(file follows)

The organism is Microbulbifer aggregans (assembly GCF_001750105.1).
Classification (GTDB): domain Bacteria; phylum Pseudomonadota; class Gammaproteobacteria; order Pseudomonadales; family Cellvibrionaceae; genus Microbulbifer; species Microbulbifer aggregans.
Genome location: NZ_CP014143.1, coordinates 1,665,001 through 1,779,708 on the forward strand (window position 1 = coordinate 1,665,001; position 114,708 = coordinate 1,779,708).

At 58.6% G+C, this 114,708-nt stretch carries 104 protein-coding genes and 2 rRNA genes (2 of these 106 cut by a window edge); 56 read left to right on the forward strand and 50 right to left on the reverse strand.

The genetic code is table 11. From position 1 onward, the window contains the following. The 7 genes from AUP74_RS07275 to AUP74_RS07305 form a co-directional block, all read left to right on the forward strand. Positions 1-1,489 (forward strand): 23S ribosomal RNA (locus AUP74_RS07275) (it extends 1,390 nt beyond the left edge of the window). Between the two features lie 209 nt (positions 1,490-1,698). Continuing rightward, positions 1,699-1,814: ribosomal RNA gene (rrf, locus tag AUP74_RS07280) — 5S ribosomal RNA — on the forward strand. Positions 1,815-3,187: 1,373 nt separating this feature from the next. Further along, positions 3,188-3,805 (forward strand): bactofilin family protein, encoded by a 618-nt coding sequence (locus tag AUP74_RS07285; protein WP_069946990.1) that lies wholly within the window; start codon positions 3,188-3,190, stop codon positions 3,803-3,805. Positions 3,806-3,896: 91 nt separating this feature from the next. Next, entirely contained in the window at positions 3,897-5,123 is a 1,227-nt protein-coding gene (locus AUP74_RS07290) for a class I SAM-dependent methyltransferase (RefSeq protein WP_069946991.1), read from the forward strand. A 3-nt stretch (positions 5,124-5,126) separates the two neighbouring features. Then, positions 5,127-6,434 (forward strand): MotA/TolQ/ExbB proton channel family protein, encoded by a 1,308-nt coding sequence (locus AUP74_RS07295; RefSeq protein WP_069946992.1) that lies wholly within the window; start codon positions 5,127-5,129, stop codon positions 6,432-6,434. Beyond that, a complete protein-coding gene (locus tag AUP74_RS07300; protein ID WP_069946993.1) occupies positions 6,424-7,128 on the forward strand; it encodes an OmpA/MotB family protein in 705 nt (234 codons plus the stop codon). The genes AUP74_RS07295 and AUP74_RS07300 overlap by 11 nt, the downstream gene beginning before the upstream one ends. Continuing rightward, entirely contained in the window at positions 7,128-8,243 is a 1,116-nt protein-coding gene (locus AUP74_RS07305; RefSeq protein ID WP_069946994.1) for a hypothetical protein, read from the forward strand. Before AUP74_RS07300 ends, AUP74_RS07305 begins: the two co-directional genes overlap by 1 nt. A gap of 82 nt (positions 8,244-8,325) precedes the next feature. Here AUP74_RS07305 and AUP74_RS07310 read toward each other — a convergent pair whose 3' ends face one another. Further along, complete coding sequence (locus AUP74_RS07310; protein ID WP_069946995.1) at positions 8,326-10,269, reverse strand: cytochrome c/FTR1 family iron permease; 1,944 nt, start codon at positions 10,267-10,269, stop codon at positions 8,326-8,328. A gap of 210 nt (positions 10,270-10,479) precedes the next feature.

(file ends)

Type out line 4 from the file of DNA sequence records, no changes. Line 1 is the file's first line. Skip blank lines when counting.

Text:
At 58.6% G+C, this 114,708-nt stretch carries 104 protein-coding genes and 2 rRNA genes (2 of these 106 cut by a window edge); 56 read left to right on the forward strand and 50 right to left on the reverse strand.